• Next, supervisors fear liability as a result of supervisee’s actions and treat supervisees as if they are not to be trusted. This can result in micromanaging or overzealous behavior, particularly when the supervisor is also the director/employer.
  • Another abuse of power involves cultural encapsulation. The supervisor lacks awareness of the role of multicultural competency. They think that race, ethnicity, national origin, first language, gender, sexual orientation, religious differences etc… are not impacting the supervisory relationship. As a result, the supervisor fails to adequately bond/build rapport with the supervisee. The supervisee feels misunderstood and worse, they don’t get the guidance they need to manage multicultural factors in their work.

The Power Differential

There are many pitfalls for supervisors.

  • The supervisor has power to either support someone on their journey toward licensure and help the supervisee improve their competencies and establish their counselor identity,
  • or to obstruct the licensure process (if it is warranted) in their role as gatekeeper to the profession.

These facts are ever present in the mind of the supervisee. Therefore a supervisor should not dismiss this reality and behave as if the supervisee is not vulnerable to the supervisor. They count on the supervisor to do the right thing and to be trustworthy with their short comings. It is critically important that supervisors don’t pounce and overreact because of their own fears.

Supervision of Supervision

Because of the power differential between the supervisor and supervisee, it is vital that the supervisor discuss their mindset about supervisees and supervision with other experienced supervisors. Experienced supervisors can support less experienced supervisors by being a sounding board.

Supervision of supervision or consultation for supervisors can help new and even experienced supervisors reduce their abuses of power. It can help supervisors work through relational problems in supervision, as well as their own fears about the liability risks of supervising.

Experienced supervisors have knowledge about common pitfalls. They have lived experiences that are beneficial for other supervisors. They have more objectivity in their role a supervisory consultant. They can help supervisors recognize their blind spots. In some cases, they can refute poor information or poor supervisory intervention strategies for more effective ones.

Supervision isn’t something you just “do”…it is a highly cultivated quality and set of characteristics. The positively impactful supervisor creates the conditions for a counselor/psychotherapist to grow and flourish.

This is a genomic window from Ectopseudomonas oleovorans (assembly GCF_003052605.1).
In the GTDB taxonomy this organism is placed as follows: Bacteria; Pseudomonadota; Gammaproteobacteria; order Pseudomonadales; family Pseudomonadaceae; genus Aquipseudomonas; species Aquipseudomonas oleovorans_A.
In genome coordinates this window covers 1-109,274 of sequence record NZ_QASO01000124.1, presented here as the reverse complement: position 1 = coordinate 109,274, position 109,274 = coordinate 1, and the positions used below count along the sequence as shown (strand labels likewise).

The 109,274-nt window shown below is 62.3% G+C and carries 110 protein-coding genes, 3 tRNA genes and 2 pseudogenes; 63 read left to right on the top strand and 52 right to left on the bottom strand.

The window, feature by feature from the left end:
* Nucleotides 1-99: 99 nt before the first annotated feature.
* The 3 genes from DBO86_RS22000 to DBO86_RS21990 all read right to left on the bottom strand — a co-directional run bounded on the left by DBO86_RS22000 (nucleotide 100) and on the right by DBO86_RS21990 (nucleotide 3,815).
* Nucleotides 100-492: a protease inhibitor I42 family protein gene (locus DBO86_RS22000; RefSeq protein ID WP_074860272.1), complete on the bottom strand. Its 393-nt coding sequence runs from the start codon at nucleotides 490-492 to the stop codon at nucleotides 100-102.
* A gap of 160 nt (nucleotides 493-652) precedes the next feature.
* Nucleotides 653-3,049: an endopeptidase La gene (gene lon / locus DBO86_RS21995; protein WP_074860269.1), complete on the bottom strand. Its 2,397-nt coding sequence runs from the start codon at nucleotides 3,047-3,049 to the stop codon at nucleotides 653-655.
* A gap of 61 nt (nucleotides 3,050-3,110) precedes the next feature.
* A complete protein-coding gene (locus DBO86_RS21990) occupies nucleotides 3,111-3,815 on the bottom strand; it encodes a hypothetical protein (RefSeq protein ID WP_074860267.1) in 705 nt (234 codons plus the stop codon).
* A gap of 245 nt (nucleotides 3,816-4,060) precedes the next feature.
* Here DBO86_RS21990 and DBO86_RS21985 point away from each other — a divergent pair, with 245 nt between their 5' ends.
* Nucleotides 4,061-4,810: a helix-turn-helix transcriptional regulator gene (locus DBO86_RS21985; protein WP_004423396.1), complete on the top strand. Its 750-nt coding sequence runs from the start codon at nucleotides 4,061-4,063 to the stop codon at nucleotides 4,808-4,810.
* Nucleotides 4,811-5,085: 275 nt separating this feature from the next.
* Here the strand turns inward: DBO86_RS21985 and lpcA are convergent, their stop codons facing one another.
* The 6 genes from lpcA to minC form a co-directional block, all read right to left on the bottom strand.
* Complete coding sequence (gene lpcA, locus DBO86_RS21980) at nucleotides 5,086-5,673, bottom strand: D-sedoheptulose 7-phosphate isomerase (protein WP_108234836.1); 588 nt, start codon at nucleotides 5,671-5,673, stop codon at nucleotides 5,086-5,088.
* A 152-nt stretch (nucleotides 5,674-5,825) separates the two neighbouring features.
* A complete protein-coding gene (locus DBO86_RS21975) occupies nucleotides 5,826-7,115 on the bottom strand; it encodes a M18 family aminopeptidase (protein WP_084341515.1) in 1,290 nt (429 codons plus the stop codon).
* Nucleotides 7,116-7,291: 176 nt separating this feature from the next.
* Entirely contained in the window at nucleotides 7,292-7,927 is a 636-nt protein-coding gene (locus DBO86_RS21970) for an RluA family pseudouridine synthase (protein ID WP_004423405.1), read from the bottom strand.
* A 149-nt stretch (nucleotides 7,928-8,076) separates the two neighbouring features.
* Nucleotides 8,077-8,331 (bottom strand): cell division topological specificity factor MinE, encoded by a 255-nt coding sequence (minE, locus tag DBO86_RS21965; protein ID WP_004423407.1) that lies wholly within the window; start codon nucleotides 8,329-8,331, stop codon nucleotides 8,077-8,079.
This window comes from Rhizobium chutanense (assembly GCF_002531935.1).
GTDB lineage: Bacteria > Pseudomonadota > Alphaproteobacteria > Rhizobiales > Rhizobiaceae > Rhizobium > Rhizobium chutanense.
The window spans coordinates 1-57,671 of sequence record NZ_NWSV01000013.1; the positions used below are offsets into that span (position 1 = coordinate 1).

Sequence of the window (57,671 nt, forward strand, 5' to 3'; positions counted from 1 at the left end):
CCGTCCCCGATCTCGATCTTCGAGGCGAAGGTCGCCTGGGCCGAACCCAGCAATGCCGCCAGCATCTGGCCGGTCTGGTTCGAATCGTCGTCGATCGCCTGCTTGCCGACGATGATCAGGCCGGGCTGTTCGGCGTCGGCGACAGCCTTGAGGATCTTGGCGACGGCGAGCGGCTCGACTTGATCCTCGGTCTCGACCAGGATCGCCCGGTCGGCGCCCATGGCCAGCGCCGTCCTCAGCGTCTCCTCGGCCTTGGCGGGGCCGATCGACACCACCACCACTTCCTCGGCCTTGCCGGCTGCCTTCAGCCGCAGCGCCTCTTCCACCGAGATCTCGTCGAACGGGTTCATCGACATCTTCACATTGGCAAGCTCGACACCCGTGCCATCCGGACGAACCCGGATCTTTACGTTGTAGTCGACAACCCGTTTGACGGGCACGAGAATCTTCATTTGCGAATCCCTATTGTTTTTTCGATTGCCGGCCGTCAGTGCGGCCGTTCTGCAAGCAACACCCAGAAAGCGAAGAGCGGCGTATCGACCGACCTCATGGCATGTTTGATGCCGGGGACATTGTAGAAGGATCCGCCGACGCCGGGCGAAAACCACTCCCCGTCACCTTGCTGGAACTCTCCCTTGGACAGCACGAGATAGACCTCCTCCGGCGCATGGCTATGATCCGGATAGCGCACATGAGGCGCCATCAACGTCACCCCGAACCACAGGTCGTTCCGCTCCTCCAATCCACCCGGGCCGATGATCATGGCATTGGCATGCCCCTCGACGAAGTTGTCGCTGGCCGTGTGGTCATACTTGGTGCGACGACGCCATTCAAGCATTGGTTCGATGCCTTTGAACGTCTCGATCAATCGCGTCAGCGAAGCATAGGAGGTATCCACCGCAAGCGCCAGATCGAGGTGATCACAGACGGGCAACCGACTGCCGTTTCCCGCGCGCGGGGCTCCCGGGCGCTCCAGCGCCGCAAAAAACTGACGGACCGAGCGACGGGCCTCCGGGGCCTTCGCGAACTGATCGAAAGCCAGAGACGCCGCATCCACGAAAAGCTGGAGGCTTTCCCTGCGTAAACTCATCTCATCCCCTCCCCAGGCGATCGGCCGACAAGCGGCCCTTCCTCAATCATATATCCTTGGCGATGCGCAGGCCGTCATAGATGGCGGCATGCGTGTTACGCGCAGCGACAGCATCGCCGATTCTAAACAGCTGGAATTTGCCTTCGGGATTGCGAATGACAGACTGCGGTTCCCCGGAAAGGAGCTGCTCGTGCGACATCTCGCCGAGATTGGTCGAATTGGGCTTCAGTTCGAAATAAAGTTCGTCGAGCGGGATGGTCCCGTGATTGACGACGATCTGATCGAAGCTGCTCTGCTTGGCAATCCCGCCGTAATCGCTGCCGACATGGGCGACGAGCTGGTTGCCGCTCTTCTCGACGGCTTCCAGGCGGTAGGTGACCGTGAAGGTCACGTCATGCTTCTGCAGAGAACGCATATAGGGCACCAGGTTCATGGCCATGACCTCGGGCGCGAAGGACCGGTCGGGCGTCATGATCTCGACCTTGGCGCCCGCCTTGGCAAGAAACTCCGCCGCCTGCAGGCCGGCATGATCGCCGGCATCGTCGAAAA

More Transferable Skills

To impact counselor development, the supervisor must impact the counselors themselves. Thereby impacting their work with all of their clients while at the same time not delving too much into the work of the supervisee’s therapist. At best, the supervisor sees their supervisee’s strengths and difficulties (or challenges) and spotlight their supervisee’s strengths. This must be done with a delicate yet precise understanding and use supervision theory and methods to support expanded thinking, skills, emotions, ideas and even the expanded self of the psychotherapist/supervisee. This can all be achieved in the context of supervision accompanied by therapy and intentional professional and personal development strategies.

It is the supervisee’s role to meet the supervisor part way. But they will only do so if the supervisor is knowledgeable, safe, caring, structured and flexible. The supervisor is responsible for the supervisory relationship. Just like the therapist is responsible for the therapeutic relationship.

The chief difference being that the supervisor has several layers of responsibility, including:

  • the supervisee,
  • the therapy client,
  • the employer,
  • the supervisor themselves, and
  • the community at large.

Still, the supervisor must relinquish their familiar role of treating the client in favor of cultivating curiosity, engagement, empathy, therapeutic skills, professionalism and wisdom in their supervisee.

In short, if you are a supervisor and you have complaints about your supervisee…look first to yourself with the support of your own supervisor or consultant who is further along the journey. Ideally, this will be someone who cares about therapists and supervisors more than they care about being right or being needed, for that is the Supervisor’s Way.

Copyright © 2018 Ruby Blow. All rights reserved.